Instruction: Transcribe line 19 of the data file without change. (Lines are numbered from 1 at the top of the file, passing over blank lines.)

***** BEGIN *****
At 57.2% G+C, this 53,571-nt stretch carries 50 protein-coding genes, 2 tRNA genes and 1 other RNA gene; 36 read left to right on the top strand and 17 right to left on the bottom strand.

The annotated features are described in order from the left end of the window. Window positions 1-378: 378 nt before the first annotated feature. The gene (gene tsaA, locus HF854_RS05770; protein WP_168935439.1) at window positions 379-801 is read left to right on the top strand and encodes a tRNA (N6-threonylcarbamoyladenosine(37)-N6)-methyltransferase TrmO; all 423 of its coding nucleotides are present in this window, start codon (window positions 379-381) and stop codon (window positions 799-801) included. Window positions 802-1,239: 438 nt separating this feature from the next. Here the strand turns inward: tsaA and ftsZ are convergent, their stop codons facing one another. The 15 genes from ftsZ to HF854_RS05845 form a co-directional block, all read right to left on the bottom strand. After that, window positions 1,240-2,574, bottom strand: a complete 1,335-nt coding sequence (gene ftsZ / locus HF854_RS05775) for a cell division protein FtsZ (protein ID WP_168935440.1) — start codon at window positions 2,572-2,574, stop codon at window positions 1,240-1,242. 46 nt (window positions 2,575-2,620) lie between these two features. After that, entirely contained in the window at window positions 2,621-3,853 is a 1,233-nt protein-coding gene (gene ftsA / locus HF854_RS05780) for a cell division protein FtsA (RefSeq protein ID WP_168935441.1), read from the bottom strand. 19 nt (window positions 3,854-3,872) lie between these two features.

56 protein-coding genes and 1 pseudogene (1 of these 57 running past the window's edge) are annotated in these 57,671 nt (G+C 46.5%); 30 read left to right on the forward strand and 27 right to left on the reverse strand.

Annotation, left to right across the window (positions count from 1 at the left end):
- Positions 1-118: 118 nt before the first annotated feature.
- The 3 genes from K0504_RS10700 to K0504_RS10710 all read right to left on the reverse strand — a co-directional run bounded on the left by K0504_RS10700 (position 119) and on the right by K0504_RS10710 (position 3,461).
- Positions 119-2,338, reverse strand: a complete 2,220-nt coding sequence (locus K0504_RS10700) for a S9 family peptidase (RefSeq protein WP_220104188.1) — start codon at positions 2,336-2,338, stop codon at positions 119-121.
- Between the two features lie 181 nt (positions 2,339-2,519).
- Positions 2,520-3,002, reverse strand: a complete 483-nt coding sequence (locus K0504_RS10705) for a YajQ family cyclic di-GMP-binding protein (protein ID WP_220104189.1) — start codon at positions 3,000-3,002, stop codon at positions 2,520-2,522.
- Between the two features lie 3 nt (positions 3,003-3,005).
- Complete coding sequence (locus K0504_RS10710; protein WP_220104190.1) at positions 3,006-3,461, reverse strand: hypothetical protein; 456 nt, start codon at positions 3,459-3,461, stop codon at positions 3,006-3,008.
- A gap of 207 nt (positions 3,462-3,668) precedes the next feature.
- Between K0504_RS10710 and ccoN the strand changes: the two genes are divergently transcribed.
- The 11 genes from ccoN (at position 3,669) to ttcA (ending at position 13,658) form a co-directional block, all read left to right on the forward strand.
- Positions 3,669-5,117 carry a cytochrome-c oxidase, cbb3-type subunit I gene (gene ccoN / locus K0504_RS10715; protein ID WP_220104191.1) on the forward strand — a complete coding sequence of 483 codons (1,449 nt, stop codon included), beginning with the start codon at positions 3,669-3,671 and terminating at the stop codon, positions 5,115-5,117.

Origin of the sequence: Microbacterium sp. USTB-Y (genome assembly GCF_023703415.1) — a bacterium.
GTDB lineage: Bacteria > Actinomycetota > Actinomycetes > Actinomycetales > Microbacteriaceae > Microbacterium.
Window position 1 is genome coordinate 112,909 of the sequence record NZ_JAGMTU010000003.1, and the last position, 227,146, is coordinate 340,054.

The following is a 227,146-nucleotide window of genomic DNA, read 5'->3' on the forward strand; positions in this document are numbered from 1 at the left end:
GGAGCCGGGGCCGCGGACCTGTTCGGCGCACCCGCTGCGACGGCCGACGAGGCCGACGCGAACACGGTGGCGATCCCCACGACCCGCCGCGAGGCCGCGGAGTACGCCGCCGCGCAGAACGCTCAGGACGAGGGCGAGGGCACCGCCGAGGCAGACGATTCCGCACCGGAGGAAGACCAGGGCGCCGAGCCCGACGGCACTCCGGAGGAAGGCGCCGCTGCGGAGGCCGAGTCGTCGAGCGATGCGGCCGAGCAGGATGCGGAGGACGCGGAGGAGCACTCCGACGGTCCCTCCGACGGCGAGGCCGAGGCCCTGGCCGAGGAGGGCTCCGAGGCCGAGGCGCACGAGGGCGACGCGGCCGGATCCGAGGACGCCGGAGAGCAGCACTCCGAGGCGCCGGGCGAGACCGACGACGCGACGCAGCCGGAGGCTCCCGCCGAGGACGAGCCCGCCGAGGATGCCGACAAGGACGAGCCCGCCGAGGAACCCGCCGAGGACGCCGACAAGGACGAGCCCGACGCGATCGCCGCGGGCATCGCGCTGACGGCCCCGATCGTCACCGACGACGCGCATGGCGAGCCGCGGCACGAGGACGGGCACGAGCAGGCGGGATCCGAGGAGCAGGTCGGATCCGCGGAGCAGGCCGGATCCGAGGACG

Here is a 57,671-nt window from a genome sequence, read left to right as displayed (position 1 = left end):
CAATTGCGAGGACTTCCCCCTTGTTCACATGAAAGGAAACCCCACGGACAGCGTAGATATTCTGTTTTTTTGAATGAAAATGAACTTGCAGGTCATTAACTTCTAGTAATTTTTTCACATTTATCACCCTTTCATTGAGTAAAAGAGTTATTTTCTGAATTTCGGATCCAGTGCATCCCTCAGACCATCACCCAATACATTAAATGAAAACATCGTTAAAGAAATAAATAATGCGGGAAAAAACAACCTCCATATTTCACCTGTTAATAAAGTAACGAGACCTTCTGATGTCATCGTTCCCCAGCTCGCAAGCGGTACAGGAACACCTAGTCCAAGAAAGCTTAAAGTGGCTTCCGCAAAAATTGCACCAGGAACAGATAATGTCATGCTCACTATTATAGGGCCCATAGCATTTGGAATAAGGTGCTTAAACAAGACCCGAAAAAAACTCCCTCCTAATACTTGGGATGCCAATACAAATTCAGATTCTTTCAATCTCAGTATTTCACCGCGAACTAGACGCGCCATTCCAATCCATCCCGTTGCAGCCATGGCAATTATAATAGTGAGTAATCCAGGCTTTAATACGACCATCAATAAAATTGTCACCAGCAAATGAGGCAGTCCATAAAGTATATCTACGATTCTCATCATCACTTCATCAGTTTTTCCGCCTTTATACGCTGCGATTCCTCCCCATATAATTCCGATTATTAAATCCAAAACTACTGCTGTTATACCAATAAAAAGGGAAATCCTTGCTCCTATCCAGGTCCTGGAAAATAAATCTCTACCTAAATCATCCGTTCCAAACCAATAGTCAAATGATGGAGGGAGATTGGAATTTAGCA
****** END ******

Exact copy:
The following is a 227,146-nucleotide window of genomic DNA, read 5'->3' on the forward strand; positions in this document are numbered from 1 at the left end: